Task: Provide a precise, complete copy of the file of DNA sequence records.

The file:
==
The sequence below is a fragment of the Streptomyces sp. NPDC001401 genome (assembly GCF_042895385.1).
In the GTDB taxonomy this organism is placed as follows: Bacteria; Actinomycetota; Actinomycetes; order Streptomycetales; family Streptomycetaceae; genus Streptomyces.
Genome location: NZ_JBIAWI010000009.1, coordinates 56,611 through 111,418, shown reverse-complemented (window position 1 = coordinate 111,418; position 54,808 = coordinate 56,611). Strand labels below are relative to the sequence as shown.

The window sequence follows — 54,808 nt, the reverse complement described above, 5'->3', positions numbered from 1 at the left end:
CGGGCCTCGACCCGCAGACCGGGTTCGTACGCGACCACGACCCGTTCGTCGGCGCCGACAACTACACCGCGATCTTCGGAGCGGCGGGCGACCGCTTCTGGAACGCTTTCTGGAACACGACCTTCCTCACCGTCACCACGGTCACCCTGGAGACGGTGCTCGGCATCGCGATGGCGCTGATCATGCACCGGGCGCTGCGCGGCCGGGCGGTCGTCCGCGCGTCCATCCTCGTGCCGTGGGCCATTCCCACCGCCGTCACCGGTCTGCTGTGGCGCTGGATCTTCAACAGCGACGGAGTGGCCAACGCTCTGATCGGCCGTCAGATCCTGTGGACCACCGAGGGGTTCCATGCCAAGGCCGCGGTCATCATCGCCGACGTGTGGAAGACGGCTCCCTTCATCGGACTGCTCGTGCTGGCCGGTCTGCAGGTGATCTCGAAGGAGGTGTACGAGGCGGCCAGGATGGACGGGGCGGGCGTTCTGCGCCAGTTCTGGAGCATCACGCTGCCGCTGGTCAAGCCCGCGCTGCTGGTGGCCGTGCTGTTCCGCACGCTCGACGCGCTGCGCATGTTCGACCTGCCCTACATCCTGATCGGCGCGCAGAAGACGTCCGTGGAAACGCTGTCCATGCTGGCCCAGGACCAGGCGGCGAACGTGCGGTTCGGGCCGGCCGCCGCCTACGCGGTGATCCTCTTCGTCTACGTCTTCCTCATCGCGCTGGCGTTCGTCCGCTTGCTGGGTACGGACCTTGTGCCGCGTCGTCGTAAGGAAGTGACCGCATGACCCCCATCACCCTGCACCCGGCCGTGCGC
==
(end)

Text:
The sequence below is a fragment of the Streptomyces sp. NPDC001401 genome (assembly GCF_042895385.1).
In the GTDB taxonomy this organism is placed as follows: Bacteria; Actinomycetota; Actinomycetes; order Streptomycetales; family Streptomycetaceae; genus Streptomyces.
Genome location: NZ_JBIAWI010000009.1, coordinates 56,611 through 111,418, shown reverse-complemented (window position 1 = coordinate 111,418; position 54,808 = coordinate 56,611). Strand labels below are relative to the sequence as shown.

The window sequence follows — 54,808 nt, the reverse complement described above, 5'->3', positions numbered from 1 at the left end:
CGGGCCTCGACCCGCAGACCGGGTTCGTACGCGACCACGACCCGTTCGTCGGCGCCGACAACTACACCGCGATCTTCGGAGCGGCGGGCGACCGCTTCTGGAACGCTTTCTGGAACACGACCTTCCTCACCGTCACCACGGTCACCCTGGAGACGGTGCTCGGCATCGCGATGGCGCTGATCATGCACCGGGCGCTGCGCGGCCGGGCGGTCGTCCGCGCGTCCATCCTCGTGCCGTGGGCCATTCCCACCGCCGTCACCGGTCTGCTGTGGCGCTGGATCTTCAACAGCGACGGAGTGGCCAACGCTCTGATCGGCCGTCAGATCCTGTGGACCACCGAGGGGTTCCATGCCAAGGCCGCGGTCATCATCGCCGACGTGTGGAAGACGGCTCCCTTCATCGGACTGCTCGTGCTGGCCGGTCTGCAGGTGATCTCGAAGGAGGTGTACGAGGCGGCCAGGATGGACGGGGCGGGCGTTCTGCGCCAGTTCTGGAGCATCACGCTGCCGCTGGTCAAGCCCGCGCTGCTGGTGGCCGTGCTGTTCCGCACGCTCGACGCGCTGCGCATGTTCGACCTGCCCTACATCCTGATCGGCGCGCAGAAGACGTCCGTGGAAACGCTGTCCATGCTGGCCCAGGACCAGGCGGCGAACGTGCGGTTCGGGCCGGCCGCCGCCTACGCGGTGATCCTCTTCGTCTACGTCTTCCTCATCGCGCTGGCGTTCGTCCGCTTGCTGGGTACGGACCTTGTGCCGCGTCGTCGTAAGGAAGTGACCGCATGACCCCCATCACCCTGCACCCGGCCGTGCGC